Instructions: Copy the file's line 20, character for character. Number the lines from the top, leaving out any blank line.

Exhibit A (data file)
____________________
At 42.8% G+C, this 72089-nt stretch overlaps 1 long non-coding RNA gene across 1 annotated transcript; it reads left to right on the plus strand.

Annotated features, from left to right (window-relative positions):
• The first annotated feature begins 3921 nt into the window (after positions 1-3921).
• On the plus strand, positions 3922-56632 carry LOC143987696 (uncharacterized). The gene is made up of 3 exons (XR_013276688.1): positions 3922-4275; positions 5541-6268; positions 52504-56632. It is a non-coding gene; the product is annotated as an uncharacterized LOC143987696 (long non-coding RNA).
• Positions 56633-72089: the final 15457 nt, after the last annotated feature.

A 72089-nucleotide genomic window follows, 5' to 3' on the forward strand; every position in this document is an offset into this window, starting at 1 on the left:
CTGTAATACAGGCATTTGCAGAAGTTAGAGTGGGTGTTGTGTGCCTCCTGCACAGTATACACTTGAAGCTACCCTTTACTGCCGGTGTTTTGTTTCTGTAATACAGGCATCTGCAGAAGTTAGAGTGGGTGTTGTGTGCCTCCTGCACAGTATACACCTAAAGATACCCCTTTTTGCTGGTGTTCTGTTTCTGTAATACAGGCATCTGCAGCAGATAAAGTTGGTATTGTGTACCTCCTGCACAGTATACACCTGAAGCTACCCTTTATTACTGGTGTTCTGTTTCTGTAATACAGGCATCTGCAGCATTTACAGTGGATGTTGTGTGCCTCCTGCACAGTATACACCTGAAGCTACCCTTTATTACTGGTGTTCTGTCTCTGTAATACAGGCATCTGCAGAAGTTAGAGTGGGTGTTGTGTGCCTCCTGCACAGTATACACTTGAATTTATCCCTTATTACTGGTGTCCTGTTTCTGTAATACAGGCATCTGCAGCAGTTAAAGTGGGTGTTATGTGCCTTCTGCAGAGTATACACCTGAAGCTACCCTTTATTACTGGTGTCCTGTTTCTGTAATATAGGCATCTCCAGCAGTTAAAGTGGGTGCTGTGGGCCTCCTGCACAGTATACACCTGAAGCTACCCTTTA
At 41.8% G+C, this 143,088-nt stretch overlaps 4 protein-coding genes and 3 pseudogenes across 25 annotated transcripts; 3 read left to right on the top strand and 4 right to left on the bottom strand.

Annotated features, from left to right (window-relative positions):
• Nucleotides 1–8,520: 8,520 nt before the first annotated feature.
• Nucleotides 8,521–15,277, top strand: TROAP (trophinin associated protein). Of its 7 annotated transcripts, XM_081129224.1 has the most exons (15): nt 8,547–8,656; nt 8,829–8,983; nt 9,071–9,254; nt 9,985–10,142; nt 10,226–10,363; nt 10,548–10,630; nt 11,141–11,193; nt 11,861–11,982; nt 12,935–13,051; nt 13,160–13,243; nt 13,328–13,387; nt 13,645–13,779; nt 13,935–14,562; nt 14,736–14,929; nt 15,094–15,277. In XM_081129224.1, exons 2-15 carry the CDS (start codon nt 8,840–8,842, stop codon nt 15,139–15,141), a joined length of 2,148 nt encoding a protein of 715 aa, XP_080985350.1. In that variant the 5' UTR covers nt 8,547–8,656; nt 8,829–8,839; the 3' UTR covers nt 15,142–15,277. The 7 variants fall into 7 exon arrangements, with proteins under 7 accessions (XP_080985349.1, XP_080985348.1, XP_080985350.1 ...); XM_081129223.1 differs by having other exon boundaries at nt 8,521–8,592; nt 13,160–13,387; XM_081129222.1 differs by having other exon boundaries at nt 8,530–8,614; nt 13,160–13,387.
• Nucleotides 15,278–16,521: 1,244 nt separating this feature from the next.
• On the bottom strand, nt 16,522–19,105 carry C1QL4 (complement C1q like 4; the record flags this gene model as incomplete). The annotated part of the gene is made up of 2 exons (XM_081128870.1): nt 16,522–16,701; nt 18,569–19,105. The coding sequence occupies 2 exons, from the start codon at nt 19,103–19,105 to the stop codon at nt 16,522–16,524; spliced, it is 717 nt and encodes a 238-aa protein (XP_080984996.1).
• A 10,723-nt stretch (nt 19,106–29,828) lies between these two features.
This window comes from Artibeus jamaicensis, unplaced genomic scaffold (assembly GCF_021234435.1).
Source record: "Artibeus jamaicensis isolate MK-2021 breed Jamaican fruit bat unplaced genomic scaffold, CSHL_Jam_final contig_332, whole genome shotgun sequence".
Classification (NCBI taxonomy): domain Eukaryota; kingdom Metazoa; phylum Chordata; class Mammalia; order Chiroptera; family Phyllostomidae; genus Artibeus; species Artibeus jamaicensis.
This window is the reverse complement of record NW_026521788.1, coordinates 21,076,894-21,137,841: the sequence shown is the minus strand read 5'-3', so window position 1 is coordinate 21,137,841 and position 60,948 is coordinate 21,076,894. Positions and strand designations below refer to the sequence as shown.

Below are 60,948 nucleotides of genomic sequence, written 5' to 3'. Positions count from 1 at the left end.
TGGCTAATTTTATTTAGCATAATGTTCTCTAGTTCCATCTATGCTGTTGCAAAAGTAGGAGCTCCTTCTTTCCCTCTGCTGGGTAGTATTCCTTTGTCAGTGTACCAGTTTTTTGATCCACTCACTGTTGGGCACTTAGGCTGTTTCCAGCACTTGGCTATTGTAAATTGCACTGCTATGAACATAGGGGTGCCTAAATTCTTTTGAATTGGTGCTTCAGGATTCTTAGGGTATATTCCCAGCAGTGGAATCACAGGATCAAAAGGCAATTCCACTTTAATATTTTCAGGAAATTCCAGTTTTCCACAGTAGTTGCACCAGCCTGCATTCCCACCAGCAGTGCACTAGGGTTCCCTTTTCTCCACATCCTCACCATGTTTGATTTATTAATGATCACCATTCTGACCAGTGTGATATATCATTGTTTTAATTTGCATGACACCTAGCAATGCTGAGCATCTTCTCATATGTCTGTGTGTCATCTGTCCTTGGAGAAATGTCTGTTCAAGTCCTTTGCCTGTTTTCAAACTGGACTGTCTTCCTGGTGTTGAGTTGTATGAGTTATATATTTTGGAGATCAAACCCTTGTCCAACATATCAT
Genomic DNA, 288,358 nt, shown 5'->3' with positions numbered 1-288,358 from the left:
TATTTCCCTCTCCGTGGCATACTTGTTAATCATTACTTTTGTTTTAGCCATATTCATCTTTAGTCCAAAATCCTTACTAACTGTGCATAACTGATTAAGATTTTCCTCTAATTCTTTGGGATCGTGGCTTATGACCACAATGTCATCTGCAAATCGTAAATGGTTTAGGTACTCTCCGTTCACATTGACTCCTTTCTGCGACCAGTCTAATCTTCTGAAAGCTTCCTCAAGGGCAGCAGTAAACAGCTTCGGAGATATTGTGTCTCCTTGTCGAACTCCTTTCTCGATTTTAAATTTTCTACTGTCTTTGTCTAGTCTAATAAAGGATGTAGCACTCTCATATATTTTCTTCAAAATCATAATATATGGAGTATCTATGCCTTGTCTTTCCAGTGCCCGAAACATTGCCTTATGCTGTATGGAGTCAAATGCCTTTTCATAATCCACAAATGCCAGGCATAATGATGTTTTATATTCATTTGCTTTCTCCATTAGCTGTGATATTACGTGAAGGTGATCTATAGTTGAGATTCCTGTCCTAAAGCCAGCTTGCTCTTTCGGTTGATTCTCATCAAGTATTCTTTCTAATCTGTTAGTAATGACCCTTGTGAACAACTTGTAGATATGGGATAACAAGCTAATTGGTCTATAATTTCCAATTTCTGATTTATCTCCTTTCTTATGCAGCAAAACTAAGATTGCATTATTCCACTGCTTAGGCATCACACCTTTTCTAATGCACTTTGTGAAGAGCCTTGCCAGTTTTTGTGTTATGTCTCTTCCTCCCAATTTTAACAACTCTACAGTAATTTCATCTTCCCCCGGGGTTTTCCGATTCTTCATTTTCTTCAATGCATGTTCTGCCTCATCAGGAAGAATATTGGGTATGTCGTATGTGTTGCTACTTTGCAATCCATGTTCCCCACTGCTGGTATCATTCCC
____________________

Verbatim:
TGGCTAATTTTATTTAGCATAATGTTCTCTAGTTCCATCTATGCTGTTGCAAAAGTAGGAGCTCCTTCTTTCCCTCTGCTGGGTAGTATTCCTTTGTCAGTGTACCAGTTTTTTGATCCACTCACTGTTGGGCACTTAGGCTGTTTCCAGCACTTGGCTATTGTAAATTGCACTGCTATGAACATAGGGGTGCCTAAATTCTTTTGAATTGGTGCTTCAGGATTCTTAGGGTATATTCCCAGCAGTGGAATCACAGGATCAAAAGGCAATTCCACTTTAATATTTTCAGGAAATTCCAGTTTTCCACAGTAGTTGCACCAGCCTGCATTCCCACCAGCAGTGCACTAGGGTTCCCTTTTCTCCACATCCTCACCATGTTTGATTTATTAATGATCACCATTCTGACCAGTGTGATATATCATTGTTTTAATTTGCATGACACCTAGCAATGCTGAGCATCTTCTCATATGTCTGTGTGTCATCTGTCCTTGGAGAAATGTCTGTTCAAGTCCTTTGCCTGTTTTCAAACTGGACTGTCTTCCTGGTGTTGAGTTGTATGAGTTATATATTTTGGAGATCAAACCCTTGTCCAACATATCAT